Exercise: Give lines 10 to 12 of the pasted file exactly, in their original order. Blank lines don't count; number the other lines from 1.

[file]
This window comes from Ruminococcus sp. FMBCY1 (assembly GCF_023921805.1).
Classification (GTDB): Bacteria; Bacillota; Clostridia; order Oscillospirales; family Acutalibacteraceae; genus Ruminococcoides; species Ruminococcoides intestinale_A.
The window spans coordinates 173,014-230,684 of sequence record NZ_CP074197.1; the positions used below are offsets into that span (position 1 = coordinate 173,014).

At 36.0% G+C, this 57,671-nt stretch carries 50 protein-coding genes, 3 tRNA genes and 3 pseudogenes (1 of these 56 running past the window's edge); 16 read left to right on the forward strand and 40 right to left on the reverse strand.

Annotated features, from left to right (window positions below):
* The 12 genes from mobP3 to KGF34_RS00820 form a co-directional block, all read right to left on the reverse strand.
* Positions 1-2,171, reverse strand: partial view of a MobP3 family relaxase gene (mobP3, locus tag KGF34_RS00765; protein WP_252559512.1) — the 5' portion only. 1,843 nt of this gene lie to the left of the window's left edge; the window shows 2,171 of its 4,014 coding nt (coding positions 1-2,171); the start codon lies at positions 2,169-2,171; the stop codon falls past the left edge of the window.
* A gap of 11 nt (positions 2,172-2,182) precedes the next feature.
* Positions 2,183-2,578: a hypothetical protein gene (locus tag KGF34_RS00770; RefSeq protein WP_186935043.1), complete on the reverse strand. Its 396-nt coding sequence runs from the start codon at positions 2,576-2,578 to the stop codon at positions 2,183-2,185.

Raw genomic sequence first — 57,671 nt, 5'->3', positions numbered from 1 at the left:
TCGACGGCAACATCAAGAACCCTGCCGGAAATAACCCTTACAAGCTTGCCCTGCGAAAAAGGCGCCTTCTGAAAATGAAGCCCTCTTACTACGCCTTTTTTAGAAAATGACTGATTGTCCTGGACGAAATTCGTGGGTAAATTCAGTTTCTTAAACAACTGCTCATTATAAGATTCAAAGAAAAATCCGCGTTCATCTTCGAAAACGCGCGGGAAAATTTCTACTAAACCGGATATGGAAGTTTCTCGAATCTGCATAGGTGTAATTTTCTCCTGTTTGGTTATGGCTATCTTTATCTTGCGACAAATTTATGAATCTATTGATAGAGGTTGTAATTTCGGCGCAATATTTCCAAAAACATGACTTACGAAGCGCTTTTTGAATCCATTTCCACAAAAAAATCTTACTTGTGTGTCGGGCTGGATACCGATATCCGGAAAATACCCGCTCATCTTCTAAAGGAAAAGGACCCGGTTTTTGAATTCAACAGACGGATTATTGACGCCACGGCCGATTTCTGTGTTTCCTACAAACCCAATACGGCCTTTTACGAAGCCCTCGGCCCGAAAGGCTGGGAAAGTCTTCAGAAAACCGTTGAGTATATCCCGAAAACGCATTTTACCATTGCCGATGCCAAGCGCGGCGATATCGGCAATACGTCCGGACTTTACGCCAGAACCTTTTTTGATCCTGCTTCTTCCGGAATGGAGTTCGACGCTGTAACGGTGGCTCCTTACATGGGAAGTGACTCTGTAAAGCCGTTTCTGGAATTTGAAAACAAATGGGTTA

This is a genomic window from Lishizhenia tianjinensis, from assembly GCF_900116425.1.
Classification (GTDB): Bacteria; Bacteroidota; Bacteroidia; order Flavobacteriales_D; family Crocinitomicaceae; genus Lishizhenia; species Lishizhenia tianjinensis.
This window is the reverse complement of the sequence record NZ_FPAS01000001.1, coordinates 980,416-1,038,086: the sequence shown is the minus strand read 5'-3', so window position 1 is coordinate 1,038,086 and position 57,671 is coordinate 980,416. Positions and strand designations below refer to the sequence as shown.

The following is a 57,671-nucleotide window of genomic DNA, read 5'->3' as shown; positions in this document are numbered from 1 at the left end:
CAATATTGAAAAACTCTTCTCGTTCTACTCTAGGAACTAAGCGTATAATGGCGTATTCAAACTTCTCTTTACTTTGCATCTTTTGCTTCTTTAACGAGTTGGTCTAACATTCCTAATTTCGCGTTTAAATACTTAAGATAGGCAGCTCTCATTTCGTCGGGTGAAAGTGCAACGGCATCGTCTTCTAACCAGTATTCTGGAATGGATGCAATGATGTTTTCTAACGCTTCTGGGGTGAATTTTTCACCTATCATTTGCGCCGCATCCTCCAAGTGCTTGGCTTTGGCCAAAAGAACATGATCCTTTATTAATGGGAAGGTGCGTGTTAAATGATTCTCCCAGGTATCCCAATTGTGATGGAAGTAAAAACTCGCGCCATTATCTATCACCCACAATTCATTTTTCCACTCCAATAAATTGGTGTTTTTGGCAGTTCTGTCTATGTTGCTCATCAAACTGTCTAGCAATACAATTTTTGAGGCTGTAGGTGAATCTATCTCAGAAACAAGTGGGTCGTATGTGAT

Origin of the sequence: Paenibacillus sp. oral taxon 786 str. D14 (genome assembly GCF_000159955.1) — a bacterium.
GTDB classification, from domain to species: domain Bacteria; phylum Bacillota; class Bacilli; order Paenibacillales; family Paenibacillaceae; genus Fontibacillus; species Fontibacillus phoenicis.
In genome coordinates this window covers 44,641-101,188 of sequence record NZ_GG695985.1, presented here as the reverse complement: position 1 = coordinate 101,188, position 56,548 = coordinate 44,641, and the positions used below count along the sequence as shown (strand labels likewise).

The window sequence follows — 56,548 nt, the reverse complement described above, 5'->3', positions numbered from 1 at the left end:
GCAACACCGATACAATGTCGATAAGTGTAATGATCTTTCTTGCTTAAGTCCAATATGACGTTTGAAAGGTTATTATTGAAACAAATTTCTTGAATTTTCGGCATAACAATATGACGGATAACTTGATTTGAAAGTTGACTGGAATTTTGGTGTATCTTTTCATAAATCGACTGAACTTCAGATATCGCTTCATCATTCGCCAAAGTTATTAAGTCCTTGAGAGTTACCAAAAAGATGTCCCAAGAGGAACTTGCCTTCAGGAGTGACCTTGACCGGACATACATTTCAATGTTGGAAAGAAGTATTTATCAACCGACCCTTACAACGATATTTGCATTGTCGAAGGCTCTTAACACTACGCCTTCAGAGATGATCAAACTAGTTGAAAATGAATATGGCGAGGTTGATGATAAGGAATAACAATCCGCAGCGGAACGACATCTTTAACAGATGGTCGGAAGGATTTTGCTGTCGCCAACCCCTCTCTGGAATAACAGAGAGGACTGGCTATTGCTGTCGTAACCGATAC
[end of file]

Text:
Raw genomic sequence first — 57,671 nt, 5'->3', positions numbered from 1 at the left:
TCGACGGCAACATCAAGAACCCTGCCGGAAATAACCCTTACAAGCTTGCCCTGCGAAAAAGGCGCCTTCTGAAAATGAAGCCCTCTTACTACGCCTTTTTTAGAAAATGACTGATTGTCCTGGACGAAATTCGTGGGTAAATTCAGTTTCTTAAACAACTGCTCATTATAAGATTCAAAGAAAAATCCGCGTTCATCTTCGAAAACGCGCGGGAAAATTTCTACTAAACCGGATATGGAAGTTTCTCGAATCTGCATAGGTGTAATTTTCTCCTGTTTGGTTATGGCTATCTTTATCTTGCGACAAATTTATGAATCTATTGATAGAGGTTGTAATTTCGGCGCAATATTTCCAAAAACATGACTTACGAAGCGCTTTTTGAATCCATTTCCACAAAAAAATCTTACTTGTGTGTCGGGCTGGATACCGATATCCGGAAAATACCCGCTCATCTTCTAAAGGAAAAGGACCCGGTTTTTGAATTCAACAGACGGATTATTGACGCCACGGCCGATTTCTGTGTTTCCTACAAACCCAATACGGCCTTTTACGAAGCCCTCGGCCCGAAAGGCTGGGAAAGTCTTCAGAAAACCGTTGAGTATATCCCGAAAACGCATTTTACCATTGCCGATGCCAAGCGCGGCGATATCGGCAATACGTCCGGACTTTACGCCAGAACCTTTTTTGATCCTGCTTCTTCCGGAATGGAGTTCGACGCTGTAACGGTGGCTCCTTACATGGGAAGTGACTCTGTAAAGCCGTTTCTGGAATTTGAAAACAAATGGGTTA

This is a genomic window from Lishizhenia tianjinensis, from assembly GCF_900116425.1.